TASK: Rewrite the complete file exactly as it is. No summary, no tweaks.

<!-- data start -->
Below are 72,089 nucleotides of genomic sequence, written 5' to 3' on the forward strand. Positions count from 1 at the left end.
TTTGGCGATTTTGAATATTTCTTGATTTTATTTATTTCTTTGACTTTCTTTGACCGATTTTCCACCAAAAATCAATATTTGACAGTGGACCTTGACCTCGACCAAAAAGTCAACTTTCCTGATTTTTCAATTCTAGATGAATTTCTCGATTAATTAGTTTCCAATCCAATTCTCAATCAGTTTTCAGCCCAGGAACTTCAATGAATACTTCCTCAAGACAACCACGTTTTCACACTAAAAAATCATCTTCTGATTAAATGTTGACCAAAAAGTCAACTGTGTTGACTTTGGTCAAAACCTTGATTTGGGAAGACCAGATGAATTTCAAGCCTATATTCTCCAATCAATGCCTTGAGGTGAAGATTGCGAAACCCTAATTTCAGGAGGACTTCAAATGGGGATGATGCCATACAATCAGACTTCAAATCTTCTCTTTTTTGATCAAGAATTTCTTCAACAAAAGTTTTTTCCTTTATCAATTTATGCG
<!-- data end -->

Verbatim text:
Below are 72,089 nucleotides of genomic sequence, written 5' to 3' on the forward strand. Positions count from 1 at the left end.
TTTGGCGATTTTGAATATTTCTTGATTTTATTTATTTCTTTGACTTTCTTTGACCGATTTTCCACCAAAAATCAATATTTGACAGTGGACCTTGACCTCGACCAAAAAGTCAACTTTCCTGATTTTTCAATTCTAGATGAATTTCTCGATTAATTAGTTTCCAATCCAATTCTCAATCAGTTTTCAGCCCAGGAACTTCAATGAATACTTCCTCAAGACAACCACGTTTTCACACTAAAAAATCATCTTCTGATTAAATGTTGACCAAAAAGTCAACTGTGTTGACTTTGGTCAAAACCTTGATTTGGGAAGACCAGATGAATTTCAAGCCTATATTCTCCAATCAATGCCTTGAGGTGAAGATTGCGAAACCCTAATTTCAGGAGGACTTCAAATGGGGATGATGCCATACAATCAGACTTCAAATCTTCTCTTTTTTGATCAAGAATTTCTTCAACAAAAGTTTTTTCCTTTATCAATTTATGCG